The prosecution for lying is pretextual, and in bad faith. It implies loyalty to government paper work takes precedence over the upbringing of children, family preservation, and saving the taxpayer a lot of money. "Paper work" is code for lawyer employment, i.e. money benefit to the lawyer, making the prosecution one in bad faith. The prosecution is itself a lie. It is for lying to the government, but is really for threatening lawyer employment. Such fraud in the private sector would subject the party to exemplary damages. That is why all self-dealt governmental immunities must end by an Amendment. To deter.
This is self-evident to an average person with a high school education. The lawyer has no idea what I am talking about, nor will ever be able to grasp it. As a collateral benefit, government tort liability will be the fastest way to shrink government and to end its takeover of the economy. Liability shrinks the entire enterprise, and immunity grows it. The tenacity of the lawyer is one of someone preserving employment.
Posted by: Supremacy Claus | Apr 3, 2011 12:05:14 PM
will have to go wtih you on this one SC. Any other way this had went the children would have become wards of the state and cost a hell of a lot mroe than 120k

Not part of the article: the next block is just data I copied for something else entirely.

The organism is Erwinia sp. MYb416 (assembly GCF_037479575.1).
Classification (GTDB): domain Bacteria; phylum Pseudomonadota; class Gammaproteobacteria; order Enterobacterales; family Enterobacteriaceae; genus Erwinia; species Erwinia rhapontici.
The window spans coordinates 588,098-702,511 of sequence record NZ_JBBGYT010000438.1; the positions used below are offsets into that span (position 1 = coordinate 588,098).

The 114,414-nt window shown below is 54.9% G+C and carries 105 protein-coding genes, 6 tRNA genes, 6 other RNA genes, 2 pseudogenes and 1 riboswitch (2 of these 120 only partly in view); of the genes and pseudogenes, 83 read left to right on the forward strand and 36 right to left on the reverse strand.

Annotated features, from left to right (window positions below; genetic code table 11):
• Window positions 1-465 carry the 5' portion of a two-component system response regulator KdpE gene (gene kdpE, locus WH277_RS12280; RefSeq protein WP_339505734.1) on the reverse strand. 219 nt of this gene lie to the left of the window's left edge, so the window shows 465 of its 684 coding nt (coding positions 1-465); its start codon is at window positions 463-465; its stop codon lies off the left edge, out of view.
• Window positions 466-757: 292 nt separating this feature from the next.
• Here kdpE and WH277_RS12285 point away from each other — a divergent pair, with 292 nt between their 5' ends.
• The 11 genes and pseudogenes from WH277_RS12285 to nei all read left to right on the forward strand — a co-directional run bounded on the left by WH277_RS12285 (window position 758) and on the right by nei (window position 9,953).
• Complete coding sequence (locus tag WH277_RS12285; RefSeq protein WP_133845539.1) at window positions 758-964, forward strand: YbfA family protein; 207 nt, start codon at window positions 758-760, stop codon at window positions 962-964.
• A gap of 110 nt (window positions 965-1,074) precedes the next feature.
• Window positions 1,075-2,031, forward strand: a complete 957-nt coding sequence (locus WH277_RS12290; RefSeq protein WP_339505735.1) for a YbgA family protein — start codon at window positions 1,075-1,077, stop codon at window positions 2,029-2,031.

plus i agree if the state had been retarded enough to give her jail time even if NOTHING went wrong medically they were looking at 20-50k a YEAR in inprisonment costs... then could get to add all the medical requirements a 67+ year old grandmother stuck into a prison for the crime of helping her grandchildren would develope.
the mind boggles on what THAT would cost!
Posted by: rodsmith | Apr 3, 2011 1:09:30 PM
Thanks. Appreciate a little support for viewpoint from Earth. I expect to be banned from this blog.
The judge had an opportunity to exercise judgment after guidelines became discretionary. He missed an opportunity to strike for family, utility, tax saving, and to deter the bad faith of an over-reaching prosecutor, an all out enemy of the public interest.
Posted by: Supremacy Claus | Apr 3, 2011 1:41:27 PM
I am embarrassed for the prosecutor. Or by the prosecutor. I think the latter. I agree with SC. And Rod Smith. Surely the E.D. Mich. has better things to do.
Posted by: Grotius | Apr 3, 2011 5:15:16 PM
It should become part of discretion, a duty, to maintain the charade, if a crime actually benefits the public interest. Even after discovery of the crime, no one should tell the criminal. Let the criminal continue the crime to continue to benefit the public interest. The Supreme Court has endorsed the use of lies and fraud by the government to entrap criminals. The same should be allowed and due to serve the public interest.
Posted by: Supremacy Claus | Apr 3, 2011 6:49:55 PM
The prosecutor's notion that only imprisonment counts as "punishment" is commonly held, but false. Having a federal felony record, being confined to your home, and being supervised on probation are all punishments.
Posted by: Peter G | Apr 3, 2011 11:58:58 PM
Thanks for your share,thanks a lot.Good luck!
Posted by: Big pony | Apr 11, 2011 6:01:33 AM